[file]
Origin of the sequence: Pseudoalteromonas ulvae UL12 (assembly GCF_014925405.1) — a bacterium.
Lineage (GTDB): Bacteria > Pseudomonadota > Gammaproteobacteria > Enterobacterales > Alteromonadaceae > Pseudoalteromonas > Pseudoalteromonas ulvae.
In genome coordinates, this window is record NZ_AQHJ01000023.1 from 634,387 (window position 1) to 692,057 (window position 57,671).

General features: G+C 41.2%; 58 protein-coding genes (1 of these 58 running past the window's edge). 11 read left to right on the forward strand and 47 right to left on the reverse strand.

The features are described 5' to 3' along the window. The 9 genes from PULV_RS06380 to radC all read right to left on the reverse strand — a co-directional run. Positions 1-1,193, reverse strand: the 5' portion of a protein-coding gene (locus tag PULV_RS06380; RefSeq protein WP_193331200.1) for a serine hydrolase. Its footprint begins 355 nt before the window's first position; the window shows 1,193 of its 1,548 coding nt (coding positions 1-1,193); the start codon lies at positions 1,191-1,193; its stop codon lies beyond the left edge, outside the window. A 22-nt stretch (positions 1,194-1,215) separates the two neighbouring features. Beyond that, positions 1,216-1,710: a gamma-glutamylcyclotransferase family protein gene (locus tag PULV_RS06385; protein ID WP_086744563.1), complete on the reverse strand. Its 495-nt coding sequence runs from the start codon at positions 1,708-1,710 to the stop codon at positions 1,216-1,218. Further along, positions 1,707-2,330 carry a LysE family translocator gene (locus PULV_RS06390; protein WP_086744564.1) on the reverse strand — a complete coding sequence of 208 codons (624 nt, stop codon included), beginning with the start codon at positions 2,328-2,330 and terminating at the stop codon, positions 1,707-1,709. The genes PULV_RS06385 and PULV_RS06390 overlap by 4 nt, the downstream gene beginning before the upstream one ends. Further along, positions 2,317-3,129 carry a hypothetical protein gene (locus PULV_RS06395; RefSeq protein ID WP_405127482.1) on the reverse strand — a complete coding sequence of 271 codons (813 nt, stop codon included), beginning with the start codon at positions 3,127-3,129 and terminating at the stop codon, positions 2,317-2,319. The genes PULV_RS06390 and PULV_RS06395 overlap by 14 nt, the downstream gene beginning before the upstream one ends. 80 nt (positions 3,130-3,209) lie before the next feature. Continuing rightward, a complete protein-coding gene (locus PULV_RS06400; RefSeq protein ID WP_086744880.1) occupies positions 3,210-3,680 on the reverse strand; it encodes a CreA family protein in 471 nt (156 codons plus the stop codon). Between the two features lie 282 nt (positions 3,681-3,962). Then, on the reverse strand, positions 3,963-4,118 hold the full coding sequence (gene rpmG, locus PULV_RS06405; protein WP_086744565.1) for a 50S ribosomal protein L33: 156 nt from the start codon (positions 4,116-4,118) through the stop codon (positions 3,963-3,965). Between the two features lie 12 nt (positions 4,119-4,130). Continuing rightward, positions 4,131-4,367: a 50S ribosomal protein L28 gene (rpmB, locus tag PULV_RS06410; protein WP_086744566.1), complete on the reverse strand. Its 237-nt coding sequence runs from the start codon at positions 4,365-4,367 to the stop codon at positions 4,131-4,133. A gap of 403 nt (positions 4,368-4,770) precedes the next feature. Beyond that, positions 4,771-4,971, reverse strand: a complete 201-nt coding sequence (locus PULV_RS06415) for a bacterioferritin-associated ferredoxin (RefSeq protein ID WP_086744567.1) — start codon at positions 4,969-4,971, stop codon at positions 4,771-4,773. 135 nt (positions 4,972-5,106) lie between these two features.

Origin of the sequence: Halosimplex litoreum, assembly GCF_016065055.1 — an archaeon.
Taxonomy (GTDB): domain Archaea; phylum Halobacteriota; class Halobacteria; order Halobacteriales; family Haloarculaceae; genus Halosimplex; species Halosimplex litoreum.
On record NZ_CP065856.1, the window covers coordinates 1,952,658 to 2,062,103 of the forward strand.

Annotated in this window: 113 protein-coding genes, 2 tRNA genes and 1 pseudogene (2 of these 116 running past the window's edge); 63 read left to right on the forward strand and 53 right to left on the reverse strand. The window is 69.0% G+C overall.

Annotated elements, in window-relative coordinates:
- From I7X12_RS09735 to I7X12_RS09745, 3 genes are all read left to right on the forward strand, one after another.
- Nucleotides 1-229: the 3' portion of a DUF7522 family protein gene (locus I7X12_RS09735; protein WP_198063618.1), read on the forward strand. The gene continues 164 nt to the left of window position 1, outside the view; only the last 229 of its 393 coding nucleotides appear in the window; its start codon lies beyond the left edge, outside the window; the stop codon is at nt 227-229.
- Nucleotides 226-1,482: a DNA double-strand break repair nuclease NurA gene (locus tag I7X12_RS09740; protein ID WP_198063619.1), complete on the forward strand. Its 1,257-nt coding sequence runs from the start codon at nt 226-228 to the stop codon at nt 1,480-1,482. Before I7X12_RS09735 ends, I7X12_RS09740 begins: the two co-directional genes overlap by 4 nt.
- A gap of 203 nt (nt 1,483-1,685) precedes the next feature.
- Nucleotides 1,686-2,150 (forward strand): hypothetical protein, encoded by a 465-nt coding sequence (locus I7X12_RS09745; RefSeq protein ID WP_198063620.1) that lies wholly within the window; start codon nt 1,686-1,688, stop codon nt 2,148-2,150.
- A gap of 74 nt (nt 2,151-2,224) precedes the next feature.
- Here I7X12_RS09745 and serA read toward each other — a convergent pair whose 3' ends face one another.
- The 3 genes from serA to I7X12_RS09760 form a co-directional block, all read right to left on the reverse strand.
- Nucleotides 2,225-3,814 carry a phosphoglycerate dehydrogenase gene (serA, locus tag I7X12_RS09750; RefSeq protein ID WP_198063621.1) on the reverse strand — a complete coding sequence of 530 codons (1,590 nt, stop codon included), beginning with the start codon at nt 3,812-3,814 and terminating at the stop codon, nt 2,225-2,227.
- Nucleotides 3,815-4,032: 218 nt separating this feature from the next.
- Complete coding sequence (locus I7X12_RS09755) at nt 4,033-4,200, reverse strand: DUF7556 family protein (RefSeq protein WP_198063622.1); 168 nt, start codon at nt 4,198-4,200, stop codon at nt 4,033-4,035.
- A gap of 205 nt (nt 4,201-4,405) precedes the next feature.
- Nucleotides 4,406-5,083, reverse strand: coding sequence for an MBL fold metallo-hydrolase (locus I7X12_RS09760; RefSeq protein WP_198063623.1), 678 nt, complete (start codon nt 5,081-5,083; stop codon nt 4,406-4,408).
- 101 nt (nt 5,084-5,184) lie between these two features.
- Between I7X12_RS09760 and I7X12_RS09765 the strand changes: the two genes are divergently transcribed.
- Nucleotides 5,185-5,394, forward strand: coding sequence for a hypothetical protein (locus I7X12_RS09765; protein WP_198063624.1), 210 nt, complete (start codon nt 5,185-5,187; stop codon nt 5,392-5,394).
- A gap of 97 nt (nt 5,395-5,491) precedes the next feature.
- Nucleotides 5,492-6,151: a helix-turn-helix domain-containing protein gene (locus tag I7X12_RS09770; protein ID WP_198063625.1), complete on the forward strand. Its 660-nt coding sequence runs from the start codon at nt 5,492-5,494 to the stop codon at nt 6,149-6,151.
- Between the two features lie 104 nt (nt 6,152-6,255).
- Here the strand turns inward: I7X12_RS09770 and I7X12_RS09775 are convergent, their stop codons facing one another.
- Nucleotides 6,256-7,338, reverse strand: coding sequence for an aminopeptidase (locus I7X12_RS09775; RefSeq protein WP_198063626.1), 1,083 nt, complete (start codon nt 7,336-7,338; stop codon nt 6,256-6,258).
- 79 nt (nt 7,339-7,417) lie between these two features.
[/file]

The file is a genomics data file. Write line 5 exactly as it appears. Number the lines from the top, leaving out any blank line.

The features are described 5' to 3' along the window. The 9 genes from PULV_RS06380 to radC all read right to left on the reverse strand — a co-directional run. Positions 1-1,193, reverse strand: the 5' portion of a protein-coding gene (locus tag PULV_RS06380; RefSeq protein WP_193331200.1) for a serine hydrolase. Its footprint begins 355 nt before the window's first position; the window shows 1,193 of its 1,548 coding nt (coding positions 1-1,193); the start codon lies at positions 1,191-1,193; its stop codon lies beyond the left edge, outside the window. A 22-nt stretch (positions 1,194-1,215) separates the two neighbouring features. Beyond that, positions 1,216-1,710: a gamma-glutamylcyclotransferase family protein gene (locus tag PULV_RS06385; protein ID WP_086744563.1), complete on the reverse strand. Its 495-nt coding sequence runs from the start codon at positions 1,708-1,710 to the stop codon at positions 1,216-1,218. Further along, positions 1,707-2,330 carry a LysE family translocator gene (locus PULV_RS06390; protein WP_086744564.1) on the reverse strand — a complete coding sequence of 208 codons (624 nt, stop codon included), beginning with the start codon at positions 2,328-2,330 and terminating at the stop codon, positions 1,707-1,709. The genes PULV_RS06385 and PULV_RS06390 overlap by 4 nt, the downstream gene beginning before the upstream one ends. Further along, positions 2,317-3,129 carry a hypothetical protein gene (locus PULV_RS06395; RefSeq protein ID WP_405127482.1) on the reverse strand — a complete coding sequence of 271 codons (813 nt, stop codon included), beginning with the start codon at positions 3,127-3,129 and terminating at the stop codon, positions 2,317-2,319. The genes PULV_RS06390 and PULV_RS06395 overlap by 14 nt, the downstream gene beginning before the upstream one ends. 80 nt (positions 3,130-3,209) lie before the next feature. Continuing rightward, a complete protein-coding gene (locus PULV_RS06400; RefSeq protein ID WP_086744880.1) occupies positions 3,210-3,680 on the reverse strand; it encodes a CreA family protein in 471 nt (156 codons plus the stop codon). Between the two features lie 282 nt (positions 3,681-3,962). Then, on the reverse strand, positions 3,963-4,118 hold the full coding sequence (gene rpmG, locus PULV_RS06405; protein WP_086744565.1) for a 50S ribosomal protein L33: 156 nt from the start codon (positions 4,116-4,118) through the stop codon (positions 3,963-3,965). Between the two features lie 12 nt (positions 4,119-4,130). Continuing rightward, positions 4,131-4,367: a 50S ribosomal protein L28 gene (rpmB, locus tag PULV_RS06410; protein WP_086744566.1), complete on the reverse strand. Its 237-nt coding sequence runs from the start codon at positions 4,365-4,367 to the stop codon at positions 4,131-4,133. A gap of 403 nt (positions 4,368-4,770) precedes the next feature. Beyond that, positions 4,771-4,971, reverse strand: a complete 201-nt coding sequence (locus PULV_RS06415) for a bacterioferritin-associated ferredoxin (RefSeq protein ID WP_086744567.1) — start codon at positions 4,969-4,971, stop codon at positions 4,771-4,773. 135 nt (positions 4,972-5,106) lie between these two features.